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We Are Such Stuff As Dreams Are Made On
May 14, 2014 6:08 PM   Subscribe

"Small electrical pulses during sleep make some people feel as though they can manipulate their dreams, a team from Goethe University Frankfurt and the University of Goettingen reported Sunday," reports NPR. But writer Ursula LeGuin was there first: YouTube Theater presents "The Lathe of Heaven" (1980), a public television adaptation of LeGuin's 1971 novel of the same name. Lucid dreaming was never such a nightmare... (Previously and previously.)
posted by MonkeyToes (26 comments total) 37 users marked this as a favorite

 
Saw that when it was first broadcast. A really amazing production.
posted by localroger at 6:10 PM on May 14 [4 favorites]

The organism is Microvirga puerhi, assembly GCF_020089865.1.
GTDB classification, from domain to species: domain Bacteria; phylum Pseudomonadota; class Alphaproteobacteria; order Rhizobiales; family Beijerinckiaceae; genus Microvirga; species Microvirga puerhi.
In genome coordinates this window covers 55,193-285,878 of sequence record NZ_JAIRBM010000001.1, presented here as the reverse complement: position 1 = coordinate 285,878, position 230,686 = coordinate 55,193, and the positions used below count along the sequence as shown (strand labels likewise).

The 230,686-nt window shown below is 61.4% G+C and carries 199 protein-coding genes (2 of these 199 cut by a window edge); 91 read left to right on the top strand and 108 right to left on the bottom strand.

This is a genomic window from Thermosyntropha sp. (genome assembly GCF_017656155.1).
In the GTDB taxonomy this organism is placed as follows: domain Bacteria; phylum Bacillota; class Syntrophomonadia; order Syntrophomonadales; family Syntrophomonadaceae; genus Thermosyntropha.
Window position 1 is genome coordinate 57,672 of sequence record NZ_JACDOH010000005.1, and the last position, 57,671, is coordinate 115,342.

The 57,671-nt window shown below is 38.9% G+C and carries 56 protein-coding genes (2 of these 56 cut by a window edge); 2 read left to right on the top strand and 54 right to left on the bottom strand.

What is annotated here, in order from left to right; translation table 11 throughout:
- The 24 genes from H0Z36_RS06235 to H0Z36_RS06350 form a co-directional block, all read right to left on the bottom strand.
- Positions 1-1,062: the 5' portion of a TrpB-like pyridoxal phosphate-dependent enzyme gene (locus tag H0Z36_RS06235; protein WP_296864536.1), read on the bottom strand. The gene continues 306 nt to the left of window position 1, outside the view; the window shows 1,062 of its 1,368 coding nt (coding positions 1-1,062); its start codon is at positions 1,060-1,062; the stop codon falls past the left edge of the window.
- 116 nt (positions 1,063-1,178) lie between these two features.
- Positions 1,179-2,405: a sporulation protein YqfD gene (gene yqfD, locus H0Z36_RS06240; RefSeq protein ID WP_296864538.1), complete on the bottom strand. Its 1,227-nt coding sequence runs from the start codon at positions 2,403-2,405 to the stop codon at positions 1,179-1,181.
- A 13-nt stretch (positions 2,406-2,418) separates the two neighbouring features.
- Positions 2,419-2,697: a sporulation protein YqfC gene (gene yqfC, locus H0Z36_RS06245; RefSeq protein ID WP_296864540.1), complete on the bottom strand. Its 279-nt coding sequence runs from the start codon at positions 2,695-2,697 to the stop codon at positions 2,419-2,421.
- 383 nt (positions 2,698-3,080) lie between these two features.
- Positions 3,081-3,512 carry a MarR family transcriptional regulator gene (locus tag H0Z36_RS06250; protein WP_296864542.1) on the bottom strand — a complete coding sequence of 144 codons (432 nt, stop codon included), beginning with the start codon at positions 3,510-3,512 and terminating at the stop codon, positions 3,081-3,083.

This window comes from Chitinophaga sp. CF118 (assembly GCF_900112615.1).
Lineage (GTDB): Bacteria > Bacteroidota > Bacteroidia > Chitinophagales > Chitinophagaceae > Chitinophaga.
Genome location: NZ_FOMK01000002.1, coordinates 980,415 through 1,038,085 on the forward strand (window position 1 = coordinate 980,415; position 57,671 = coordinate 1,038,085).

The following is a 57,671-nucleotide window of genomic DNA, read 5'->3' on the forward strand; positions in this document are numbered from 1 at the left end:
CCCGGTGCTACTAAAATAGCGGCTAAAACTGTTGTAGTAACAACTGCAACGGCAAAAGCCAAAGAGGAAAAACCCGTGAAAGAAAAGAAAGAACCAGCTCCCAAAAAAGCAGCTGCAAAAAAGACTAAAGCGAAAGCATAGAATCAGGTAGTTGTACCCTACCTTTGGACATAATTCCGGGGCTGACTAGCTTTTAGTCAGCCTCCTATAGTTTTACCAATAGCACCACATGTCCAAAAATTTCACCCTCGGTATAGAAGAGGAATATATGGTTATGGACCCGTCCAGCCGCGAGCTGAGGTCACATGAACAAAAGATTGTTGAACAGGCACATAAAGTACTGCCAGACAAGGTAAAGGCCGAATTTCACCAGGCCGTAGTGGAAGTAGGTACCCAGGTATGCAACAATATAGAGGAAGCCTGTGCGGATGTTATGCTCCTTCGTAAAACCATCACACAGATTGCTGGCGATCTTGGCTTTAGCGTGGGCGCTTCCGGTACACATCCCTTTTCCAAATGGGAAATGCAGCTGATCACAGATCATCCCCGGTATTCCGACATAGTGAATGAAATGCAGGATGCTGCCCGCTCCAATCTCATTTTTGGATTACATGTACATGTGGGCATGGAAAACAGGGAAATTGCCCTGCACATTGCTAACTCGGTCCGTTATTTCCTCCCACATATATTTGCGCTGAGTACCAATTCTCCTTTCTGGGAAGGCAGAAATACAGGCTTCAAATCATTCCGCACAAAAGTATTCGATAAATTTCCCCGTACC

effective dreaming
posted by thelonius at 6:20 PM on May 14


effective dreaming

Argh, yes, indeed. Typed while I was feeling very, very sleepy. And maybe creeped out. This production has been hiding somewhere in my memory for years, and I was delighted/horrified to find the complete version online.
posted by MonkeyToes at 6:24 PM on May 14


I'm a genuine effective dreamer, but that may be because I'm somnambulist who gets up and goes on missions while the systems are shut down.
posted by sonascope at 6:25 PM on May 14 [1 favorite]


I had a DVD of this, which I gave away to some friends who had watched it when they were first dating. So, thanks much.
posted by thelonius at 6:29 PM on May 14